I'm having trouble with this because the answers don't come easily.
The only John LeGrand I can find in the 1860 census in that region of Missouri is a 61-year-old farmer by that name born in NC and living in Liberty Township, southeast St. Francois County. He was married to 51-year-old, KY-born Sophia LeGrand, and their post office was at Iron Mountain. Their children were born in Kentucky, Indiana, and the youngest was born in MO. In the same township lived 40-year-old teamster born in KY Levi LeGrand and family, and in another household of that township lived 25-year-old collier William LeGrand born in Indiana. Is this the family you seek, and is this the John LeGrand you seek?
The reason I ask is that the online MO State Archives lists a military service record for a Private John Legrand who ENROLLED 26 July 1862 at Ironton, Iron County, in Captain Smith G. Breckenridge's Company I, of 32nd Enrolled Missouri Militia Regiment. The only other thing mentioned on Legrand's service record is that he was "not mustered July 30, 1862." Let me repeat that. Legrand was NOT mustered at that time, and this is the only record I can see for him. There are other military records for John LeGrands, but they are from other parts of Missouri. The exact same is true for Private William Legrand. He also enrolled the same day at Ironton in the same company and was NOT mustered later that month.
I have a couple of theories about what happened to these two LeGrand men of Liberty Township, southeast St. Francois County, MO, and why they were not mustered into service into the EMM when the program began in July/August 1862.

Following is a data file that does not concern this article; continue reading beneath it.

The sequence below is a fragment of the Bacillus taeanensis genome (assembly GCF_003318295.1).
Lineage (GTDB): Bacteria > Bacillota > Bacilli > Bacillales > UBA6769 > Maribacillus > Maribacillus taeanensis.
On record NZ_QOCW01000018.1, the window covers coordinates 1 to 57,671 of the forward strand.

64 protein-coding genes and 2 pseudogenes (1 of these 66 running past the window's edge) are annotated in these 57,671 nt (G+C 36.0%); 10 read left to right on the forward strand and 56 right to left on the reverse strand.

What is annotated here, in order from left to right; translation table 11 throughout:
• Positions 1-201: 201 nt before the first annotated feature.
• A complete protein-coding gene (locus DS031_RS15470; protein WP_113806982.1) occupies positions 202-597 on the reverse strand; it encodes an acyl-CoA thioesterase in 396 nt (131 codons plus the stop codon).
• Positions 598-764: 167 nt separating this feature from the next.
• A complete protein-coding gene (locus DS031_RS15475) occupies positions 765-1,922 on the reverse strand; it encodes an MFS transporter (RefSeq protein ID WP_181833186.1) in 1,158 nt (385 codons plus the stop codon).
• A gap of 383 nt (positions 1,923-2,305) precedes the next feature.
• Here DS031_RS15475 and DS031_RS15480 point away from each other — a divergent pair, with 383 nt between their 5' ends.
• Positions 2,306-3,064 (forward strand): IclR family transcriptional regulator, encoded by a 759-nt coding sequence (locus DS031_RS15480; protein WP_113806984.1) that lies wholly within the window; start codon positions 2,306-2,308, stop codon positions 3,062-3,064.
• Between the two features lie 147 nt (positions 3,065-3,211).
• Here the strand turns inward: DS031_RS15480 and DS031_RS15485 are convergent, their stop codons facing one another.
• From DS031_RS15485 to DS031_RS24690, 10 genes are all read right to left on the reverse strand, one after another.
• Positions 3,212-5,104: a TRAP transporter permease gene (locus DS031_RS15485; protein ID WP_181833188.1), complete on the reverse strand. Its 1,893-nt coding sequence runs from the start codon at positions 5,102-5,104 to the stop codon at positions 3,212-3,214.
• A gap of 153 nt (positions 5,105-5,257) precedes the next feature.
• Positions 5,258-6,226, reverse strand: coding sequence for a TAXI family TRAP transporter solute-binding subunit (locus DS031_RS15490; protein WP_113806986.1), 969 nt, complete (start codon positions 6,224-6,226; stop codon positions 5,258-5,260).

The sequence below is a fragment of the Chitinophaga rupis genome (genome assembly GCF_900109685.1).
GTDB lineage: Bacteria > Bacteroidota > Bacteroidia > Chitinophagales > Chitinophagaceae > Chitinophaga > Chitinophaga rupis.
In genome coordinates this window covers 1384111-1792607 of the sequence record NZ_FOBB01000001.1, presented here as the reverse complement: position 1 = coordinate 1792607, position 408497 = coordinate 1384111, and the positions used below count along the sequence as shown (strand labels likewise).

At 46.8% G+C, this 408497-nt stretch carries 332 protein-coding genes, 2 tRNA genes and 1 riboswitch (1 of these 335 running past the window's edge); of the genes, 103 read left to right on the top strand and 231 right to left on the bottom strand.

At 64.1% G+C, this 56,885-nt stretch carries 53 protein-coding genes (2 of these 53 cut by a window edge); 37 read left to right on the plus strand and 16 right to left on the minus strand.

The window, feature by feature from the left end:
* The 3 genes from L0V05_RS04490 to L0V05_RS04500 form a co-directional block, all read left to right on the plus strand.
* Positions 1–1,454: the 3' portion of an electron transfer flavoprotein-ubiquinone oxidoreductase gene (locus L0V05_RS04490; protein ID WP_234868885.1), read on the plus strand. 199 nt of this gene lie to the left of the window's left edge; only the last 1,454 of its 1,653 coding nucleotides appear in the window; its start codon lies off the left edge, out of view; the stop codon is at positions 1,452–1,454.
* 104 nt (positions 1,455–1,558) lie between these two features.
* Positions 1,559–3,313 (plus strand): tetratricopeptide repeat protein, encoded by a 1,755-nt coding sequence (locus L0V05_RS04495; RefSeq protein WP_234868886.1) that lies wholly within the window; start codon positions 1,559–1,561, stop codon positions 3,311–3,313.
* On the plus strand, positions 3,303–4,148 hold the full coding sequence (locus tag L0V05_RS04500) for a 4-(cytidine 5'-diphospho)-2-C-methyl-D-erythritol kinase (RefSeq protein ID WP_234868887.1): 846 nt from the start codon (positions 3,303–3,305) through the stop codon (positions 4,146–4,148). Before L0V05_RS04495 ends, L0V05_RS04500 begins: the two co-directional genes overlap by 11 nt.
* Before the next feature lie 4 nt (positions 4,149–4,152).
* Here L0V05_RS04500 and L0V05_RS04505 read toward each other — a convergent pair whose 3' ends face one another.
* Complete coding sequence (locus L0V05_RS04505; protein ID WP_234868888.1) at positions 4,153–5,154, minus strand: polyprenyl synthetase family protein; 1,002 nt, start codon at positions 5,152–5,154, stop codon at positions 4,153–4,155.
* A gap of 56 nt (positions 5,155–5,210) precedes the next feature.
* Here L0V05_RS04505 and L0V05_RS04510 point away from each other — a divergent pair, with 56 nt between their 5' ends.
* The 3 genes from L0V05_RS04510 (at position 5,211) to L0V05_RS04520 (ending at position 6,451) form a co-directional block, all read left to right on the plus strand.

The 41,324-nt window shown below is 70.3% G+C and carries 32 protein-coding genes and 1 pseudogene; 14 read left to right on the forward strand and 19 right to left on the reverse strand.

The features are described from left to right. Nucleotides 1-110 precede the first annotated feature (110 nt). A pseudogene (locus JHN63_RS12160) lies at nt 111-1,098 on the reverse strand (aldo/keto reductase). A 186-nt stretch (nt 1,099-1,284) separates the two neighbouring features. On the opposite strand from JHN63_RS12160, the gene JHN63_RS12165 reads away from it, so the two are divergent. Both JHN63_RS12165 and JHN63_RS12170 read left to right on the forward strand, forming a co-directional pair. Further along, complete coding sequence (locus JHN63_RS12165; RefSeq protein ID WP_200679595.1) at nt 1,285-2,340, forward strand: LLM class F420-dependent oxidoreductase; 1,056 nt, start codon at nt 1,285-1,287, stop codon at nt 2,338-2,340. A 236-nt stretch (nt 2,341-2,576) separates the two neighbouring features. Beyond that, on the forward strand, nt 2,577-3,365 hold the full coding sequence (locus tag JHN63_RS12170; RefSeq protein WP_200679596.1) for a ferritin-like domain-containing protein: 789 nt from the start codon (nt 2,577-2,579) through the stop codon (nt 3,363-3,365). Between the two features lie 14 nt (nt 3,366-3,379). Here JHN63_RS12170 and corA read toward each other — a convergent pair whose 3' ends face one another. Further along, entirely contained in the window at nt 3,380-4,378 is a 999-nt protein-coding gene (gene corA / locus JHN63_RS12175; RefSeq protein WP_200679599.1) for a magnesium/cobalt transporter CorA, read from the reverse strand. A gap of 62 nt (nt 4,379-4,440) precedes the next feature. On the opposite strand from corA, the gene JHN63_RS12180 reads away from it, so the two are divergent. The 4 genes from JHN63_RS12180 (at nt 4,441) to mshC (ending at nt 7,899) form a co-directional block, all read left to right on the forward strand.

One theory I have is that these men of southeast St. Francois County were too far from the rest of their company to be called to duty. They lived in southeast St. Francois County while all the officers of Company I except one lived in southeast Washington County, some miles away. I looked up all the company officers in the 1860 MO Census Index and only Second Lieutenant John Weddle of Company I also lived in Liberty Township, St. Francois County. The rest including Captain Breckenridge lived in southeast Washington County. You see, the EMM units were originated in summer 1862 as a sort of local "grass roots" militia intended to remain at home in civilian pursuits mostly unless activated to meet a local emergency. The 32nd EMM regiment was mostly a Washington County and St. Francois County regiment. Weak as it sounds, that is one of my theories.
My other theory is more sinister. State law required ALL able-bodied Missouri men to enroll in their local EMM unit that summer, and about 50,000 men in all were accepted or mustered into service in the EMM. The remainder were not accepted into the EMM for one reason or another, but many, many of those rejected were turned away because they were considered southern in sympathy by their neighbors. The Union military in Missouri was not about to place southerners into the Union militia for obvious reasons. I first thought the EMM failed to muster in John LeGrand because of his age, but when I saw that they rejected 25-year-old William, too, well....I had to wonder.
Well, this meager bit is what I found and those are my weak theories about why the EMM may have failed to muster in both those LeGrand men. Most men of that region who were killed not in the military in 1864 (as you indicated your John LeGrand was killed) were slain because somebody considered them on the wrong side. The war was particularly bitter in southeast MO.
I would like to know how this turns out if you discover more. I would like to know if I came close to the truth. I wish you good hunting.